Wednesday and Thursday, June 15 and 16, KINGSTON: The Unitarian Universalist Congregation of the Catskills will be holding a film festival on the subject of Hydrofracking at 320 Sawkill Rd. from 6:30-9:30 p.m. Information, joannesteele5@gmail.com.

Friday, June 17, TROY: As part of the James Connolly Forum, anti-nuclear activist Harvey Wasserman will give a lecture entitled, "From Fukushima to Solartopia: Winning a Green-Powered Earth," at 7 p.m. at the Oakwood Community Center, 313 10th St. Sponsored by, Bethlehem Neighbors for Peace, The Solidarity Committee of the Capital District, Troy Area Labor Council AFL-CIO. Information, (518) 505-0948, http://www.bethlehemforpeace.org.

Saturday and Sunday, June 18 and 19, CROTON-ON-HUDSON: The Hudson River Sloop Clearwater presents its 34th annual Great Hudson River Revival at Croton Point Park, 11 a.m.-dusk. Performers include Pete Seeger, Arlo Guthrie, David Amram, Billy Bragg, Janis Ian, David Bromberg, Jay Ungar and Molly Mason, as well as many other stellar performers on seven stages. This year's theme is, "Clearwater Generations," inspired by Pete Seeger's vision and Clearwater's mission to educate and activate the next generation of environmental activists and leaders. There will be diverse music and dance, a green living expo, juried handmade crafts, fair-trade marketplace, farm market, food court, working waterfront, and activist area. Tickets are available at http://clearwaterfestival.org, (845) 418-3596. Senior, student, and disabled discounts available. This is a fully accessible festival for mobility, hearing and visually impaired persons. Clearwater strives to make this a zero waste festival by recycling and/or composting as much as possible. Volunteer opportunities remain available. For information, schedules, tickets, volunteer applications, visit above website. Sponsored by Hudson River Sloop Clearwater, Optimum Online, Chronogram, The Journal News, WFUV, WDST, WKZE, MTA, Westchester County and others.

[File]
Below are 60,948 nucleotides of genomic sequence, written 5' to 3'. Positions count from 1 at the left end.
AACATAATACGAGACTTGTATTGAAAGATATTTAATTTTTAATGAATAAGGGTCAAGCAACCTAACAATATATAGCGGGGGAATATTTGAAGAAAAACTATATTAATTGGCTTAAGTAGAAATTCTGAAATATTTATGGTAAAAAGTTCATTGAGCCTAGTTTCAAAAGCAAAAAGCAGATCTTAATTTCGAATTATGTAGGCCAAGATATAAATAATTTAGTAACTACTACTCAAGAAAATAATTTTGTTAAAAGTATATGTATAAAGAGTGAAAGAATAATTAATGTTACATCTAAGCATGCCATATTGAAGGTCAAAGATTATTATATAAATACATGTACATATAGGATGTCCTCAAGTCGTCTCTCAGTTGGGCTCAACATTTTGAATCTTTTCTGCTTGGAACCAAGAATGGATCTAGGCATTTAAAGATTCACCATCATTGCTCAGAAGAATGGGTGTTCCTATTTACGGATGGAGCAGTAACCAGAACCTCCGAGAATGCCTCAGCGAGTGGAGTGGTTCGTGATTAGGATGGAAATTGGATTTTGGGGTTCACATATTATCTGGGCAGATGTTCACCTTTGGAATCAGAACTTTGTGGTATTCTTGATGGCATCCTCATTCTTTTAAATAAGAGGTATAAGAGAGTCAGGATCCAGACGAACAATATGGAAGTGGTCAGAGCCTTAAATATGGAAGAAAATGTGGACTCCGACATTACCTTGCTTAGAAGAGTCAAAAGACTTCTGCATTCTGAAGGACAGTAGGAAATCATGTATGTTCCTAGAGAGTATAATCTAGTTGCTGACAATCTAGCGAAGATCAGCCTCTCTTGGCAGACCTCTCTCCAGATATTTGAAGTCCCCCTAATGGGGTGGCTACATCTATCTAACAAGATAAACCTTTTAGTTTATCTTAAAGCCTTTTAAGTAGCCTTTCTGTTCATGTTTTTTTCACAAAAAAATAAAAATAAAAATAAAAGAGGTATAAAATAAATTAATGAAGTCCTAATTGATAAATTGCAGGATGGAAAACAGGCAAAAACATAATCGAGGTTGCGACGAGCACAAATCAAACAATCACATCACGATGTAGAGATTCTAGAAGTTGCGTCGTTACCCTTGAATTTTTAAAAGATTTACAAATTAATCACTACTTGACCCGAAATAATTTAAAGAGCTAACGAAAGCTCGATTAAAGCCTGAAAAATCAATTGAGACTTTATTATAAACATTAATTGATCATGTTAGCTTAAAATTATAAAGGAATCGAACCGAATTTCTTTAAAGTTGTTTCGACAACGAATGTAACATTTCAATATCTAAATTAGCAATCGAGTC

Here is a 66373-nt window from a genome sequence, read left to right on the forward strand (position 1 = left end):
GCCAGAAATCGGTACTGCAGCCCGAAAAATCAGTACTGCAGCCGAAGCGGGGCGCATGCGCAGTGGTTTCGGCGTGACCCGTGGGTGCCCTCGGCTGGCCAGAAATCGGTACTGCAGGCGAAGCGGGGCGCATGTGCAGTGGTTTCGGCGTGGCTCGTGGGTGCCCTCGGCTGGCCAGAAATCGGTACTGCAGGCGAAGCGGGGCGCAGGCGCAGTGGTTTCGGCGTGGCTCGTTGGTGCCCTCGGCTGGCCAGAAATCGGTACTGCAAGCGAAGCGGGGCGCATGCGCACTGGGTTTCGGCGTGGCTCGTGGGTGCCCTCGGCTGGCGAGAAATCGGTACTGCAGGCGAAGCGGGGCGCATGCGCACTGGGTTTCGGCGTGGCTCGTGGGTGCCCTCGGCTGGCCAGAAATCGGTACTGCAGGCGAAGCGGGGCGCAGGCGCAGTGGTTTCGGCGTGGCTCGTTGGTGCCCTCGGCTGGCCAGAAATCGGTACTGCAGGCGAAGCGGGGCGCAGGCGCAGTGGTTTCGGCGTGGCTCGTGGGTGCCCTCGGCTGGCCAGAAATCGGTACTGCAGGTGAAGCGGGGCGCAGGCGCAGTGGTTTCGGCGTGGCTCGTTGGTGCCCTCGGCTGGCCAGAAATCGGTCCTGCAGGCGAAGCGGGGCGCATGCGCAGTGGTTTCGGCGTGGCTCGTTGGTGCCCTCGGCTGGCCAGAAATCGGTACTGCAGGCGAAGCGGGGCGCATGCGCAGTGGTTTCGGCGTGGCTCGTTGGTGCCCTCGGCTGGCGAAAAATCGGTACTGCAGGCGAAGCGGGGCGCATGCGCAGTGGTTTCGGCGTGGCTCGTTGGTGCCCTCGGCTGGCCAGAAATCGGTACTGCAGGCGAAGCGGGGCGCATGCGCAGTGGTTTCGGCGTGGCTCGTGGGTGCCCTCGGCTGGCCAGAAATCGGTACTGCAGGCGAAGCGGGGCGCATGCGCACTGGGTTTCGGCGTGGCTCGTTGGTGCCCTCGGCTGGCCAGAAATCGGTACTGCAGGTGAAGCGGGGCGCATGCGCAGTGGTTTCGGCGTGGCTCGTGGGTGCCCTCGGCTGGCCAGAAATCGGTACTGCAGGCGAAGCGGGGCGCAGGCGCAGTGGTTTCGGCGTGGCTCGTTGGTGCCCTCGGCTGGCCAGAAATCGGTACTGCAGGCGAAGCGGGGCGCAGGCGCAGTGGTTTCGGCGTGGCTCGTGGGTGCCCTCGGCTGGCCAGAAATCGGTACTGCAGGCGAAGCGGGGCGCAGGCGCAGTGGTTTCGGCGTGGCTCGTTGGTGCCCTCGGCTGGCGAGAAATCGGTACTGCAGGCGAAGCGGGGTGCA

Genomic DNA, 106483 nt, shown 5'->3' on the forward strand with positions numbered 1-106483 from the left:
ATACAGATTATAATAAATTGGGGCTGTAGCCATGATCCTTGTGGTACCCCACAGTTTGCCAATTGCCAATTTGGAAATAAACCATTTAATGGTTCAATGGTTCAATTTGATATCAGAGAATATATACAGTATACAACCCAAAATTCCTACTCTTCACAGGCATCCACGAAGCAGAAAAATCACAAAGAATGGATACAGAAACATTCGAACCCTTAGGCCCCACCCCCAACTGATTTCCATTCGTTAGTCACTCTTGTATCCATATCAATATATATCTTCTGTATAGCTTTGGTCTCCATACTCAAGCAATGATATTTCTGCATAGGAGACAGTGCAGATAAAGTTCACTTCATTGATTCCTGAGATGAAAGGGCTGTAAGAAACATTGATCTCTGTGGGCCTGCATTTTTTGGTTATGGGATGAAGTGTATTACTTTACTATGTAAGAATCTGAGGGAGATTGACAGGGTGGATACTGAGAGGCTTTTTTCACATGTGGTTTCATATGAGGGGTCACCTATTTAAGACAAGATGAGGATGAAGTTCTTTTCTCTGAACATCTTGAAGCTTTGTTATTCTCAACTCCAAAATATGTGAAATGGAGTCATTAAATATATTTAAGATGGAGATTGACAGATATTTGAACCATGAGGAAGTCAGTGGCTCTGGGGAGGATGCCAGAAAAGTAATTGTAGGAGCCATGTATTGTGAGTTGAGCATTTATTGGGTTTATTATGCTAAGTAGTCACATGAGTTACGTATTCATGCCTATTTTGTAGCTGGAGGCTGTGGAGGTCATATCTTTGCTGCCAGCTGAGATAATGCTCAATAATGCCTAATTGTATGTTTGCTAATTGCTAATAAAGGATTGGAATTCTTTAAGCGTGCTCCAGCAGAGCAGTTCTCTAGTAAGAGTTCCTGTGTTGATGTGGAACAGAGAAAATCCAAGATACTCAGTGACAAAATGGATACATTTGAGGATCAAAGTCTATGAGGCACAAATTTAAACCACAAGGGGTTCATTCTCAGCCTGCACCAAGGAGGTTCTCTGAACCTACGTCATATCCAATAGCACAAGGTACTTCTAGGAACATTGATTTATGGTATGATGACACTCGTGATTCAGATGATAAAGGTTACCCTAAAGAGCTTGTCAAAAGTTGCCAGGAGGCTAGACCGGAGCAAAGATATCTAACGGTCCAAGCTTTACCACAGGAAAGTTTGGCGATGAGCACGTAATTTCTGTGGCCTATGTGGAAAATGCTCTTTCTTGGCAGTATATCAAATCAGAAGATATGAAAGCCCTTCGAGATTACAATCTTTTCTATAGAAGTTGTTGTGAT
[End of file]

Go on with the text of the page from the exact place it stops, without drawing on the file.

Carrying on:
Tuesday, June 21, SAUGERTIES
: A free showing of the film "Fragments of a Lost Palestine" will take place at the Saugerties Library, 91 Washington Ave., at 7:30 p.m. In this 75-minute 2010 documentary, filmmaker Norma Marcos returns home to Palestine to show her friend Stefan how people try to live normal lives despite the occupation. Through a series of conversations with friends, family and strangers, she shows that despite the tense political environment, "life goes on." The event is sponsored by the Middle East Crisis Response, as part of its free educational film series. Information, (518) 678-2076, jane.toby7@gmail.com, http://mideastcrisis.org.